A State History Expressed In Stone
It portrays a version of Vermont long before there ever was a Vermont, before the formation of a continent that would eventually be called North America, and even before there was much life on planet Earth.
Depicted in its swirls of color are the uplift and erosion of mountains, the advance and retreat of oceans, the eruption of volcanoes, the formation of coral reefs, and even an eel-like creature called a conodont that lived about 460 million years ago.
The new bedrock map of Vermont is a chronology of this state expressed in stone as old as 1.4 billion years, and it is an emerging tool for making informed decisions about everything from highways to commerce to public health.
It turns out that life in Vermont is very much connected to what’s under Vermont.
“Every living thing basically depends on the bedrock, too,” says Marjorie Gale, a geologist with the Vermont Geological Survey who, with a cadre of colleagues, has devoted a good portion of her career to creating the new map.
No appreciation of this map can begin without recognition of its utter size and scope. The printed version covers three sheets, each more than six feet wide and five feet tall. Northern and southern Vermont each occupies its own sheet. The third sheet contains a legend to 486 identified bedrock types and a listing of scientific publications and other investigations that support the printed record of rock on the map. (The map is also available in digital formats.)
In representing each rock type, the map is an adventure in color and pattern, resembling something Ben and Jerry might have called “Melted Crayon Psychedelic Crunch.” The map’s level of swirling detail is the product of more than three decades of labor by more than 60 geologists.
As a graduate student at the University of Vermont in the 1970s, Gale unwittingly began early contributions to the map while swinging her rock hammer around Belvidere Mountain. Back then there were no GPS units to pinpoint a geologist’s location in the forest – or out on the ledge as the case may be. With map and compass, Gale would take to the woods and pace off her position until she encountered a ledge or outcrop or some other exposed bedrock.
“You hit the rock, you identify it, and you make a lot of measurements,” says Gale, a spry, rugged scientist. It can be tedious, fun or exhilarating work: find bedrock, identify it, maybe run some chemical analyses, interpret the results, and then mark the rock type on a map. Then go find more rock. The fieldwork went on for decades.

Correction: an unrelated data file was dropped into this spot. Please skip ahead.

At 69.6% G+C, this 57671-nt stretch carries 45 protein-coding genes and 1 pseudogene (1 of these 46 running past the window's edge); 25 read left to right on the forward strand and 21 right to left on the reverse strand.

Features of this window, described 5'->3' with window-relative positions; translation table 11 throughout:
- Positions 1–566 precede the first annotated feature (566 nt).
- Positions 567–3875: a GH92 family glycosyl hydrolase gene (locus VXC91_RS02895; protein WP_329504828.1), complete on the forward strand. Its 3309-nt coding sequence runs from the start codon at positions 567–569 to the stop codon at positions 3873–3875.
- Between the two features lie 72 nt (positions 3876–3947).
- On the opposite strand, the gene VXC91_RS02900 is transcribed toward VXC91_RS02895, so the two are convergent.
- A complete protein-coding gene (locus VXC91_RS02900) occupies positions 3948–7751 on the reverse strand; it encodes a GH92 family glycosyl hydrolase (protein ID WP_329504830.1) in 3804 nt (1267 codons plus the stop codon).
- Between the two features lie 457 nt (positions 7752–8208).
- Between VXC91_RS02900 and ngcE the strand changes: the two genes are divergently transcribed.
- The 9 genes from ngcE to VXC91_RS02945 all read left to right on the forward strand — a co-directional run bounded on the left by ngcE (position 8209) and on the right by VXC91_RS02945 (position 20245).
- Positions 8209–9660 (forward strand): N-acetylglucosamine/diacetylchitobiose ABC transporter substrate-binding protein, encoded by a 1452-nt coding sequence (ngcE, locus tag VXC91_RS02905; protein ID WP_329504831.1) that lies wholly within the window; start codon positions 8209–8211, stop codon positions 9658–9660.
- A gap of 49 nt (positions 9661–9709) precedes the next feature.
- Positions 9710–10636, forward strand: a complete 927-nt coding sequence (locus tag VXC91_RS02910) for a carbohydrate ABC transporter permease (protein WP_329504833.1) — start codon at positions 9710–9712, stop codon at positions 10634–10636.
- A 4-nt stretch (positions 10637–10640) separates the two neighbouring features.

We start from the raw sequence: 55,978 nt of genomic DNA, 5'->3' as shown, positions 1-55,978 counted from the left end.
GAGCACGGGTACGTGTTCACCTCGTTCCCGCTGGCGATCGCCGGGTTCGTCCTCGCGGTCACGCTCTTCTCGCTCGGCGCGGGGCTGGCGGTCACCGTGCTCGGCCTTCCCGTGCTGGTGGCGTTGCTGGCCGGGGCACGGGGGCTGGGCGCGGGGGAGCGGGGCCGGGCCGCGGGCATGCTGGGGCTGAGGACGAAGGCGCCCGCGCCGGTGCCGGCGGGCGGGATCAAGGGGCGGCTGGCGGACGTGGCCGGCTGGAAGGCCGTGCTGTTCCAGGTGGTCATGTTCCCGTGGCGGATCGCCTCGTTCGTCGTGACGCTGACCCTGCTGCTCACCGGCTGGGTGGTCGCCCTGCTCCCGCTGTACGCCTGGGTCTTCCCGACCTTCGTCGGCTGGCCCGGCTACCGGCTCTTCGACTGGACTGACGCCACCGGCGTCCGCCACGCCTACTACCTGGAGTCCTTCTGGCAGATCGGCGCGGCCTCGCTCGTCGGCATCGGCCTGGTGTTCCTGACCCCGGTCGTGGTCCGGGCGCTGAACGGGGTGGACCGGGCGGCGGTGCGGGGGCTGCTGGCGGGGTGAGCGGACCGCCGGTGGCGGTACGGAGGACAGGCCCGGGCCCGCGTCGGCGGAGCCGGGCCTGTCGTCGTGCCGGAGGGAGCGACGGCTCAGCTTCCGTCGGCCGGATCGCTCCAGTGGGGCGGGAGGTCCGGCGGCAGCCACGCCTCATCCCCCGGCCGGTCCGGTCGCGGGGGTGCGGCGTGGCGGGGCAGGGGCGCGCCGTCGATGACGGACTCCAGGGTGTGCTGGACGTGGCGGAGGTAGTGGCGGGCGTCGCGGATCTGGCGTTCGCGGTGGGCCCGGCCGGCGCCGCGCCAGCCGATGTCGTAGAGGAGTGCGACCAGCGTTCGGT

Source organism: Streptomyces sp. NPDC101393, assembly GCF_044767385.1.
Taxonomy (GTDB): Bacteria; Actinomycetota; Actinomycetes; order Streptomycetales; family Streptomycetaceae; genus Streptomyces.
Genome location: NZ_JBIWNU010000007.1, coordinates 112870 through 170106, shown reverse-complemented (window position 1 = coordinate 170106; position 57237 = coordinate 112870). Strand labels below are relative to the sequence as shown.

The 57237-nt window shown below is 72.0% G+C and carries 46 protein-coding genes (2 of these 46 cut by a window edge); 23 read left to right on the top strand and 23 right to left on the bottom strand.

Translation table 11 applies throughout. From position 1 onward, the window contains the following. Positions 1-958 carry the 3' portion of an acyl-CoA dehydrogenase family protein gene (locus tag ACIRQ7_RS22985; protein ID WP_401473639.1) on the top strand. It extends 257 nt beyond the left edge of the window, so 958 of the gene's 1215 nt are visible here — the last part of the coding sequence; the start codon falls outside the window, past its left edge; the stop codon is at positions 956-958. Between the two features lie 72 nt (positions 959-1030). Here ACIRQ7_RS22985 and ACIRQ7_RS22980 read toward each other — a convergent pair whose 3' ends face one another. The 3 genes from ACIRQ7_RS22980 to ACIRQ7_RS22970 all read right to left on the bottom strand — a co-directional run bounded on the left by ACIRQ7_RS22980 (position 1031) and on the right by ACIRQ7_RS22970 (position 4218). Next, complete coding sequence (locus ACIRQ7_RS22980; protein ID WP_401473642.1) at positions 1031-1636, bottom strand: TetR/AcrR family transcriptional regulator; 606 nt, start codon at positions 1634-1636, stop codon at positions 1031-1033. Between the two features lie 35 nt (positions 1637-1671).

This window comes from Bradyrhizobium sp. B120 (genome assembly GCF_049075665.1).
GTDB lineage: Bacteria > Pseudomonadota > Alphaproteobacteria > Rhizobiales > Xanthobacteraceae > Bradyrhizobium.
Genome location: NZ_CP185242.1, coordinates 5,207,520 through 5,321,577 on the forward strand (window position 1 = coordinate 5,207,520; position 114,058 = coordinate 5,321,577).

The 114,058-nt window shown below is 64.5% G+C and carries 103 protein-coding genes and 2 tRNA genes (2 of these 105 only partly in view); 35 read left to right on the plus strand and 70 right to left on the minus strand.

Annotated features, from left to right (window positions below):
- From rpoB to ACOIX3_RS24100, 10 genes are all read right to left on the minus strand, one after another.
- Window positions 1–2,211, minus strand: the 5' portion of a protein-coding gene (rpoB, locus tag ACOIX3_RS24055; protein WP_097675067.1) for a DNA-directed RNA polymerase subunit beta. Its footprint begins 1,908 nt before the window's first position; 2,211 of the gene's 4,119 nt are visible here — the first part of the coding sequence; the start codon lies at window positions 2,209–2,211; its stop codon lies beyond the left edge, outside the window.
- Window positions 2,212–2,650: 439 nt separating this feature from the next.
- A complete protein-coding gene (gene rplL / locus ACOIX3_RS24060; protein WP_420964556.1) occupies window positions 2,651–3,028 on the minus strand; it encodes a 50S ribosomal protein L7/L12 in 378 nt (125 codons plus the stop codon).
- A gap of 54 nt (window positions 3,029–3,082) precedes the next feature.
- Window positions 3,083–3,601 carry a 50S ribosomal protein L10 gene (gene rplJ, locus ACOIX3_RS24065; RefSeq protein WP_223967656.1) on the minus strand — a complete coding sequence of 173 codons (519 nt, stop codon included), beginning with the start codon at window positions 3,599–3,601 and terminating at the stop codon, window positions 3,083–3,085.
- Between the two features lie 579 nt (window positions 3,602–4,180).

The result is a portrait of a Vermont mostly hidden from view, a guide to what would be left if you were to scrape away everything but the rock below us. Driving some state bedrock maps is the search for metals, minerals and fossil fuels – resources often destined for extraction. But Vermont is hardly a big mining or oil state. The map is more a tool in the search for road materials, building stone, granite or marble, for example, or for anticipating what workers will encounter during road or bridge construction.
But most important for Vermonters is the relationship between rock and water. Here are a few examples of how the bedrock map is being put to use above ground:
- Geologists like to associate particular rock types and newly mapped thrust fault lines with high or low well yields for drinking water or for commercial or industrial use of water.
- Knowing a region’s bedrock type can help regulators determine any potential risks to drinking water from spreading farm manure on fields.
- Public health officials are investigating whether radioactive radon or uranium (both present in Vermont) seem to be associated with a particular bedrock type occurring around the state.
- The map may help locate areas suitable for cutting-edge geothermal heating or cooling systems.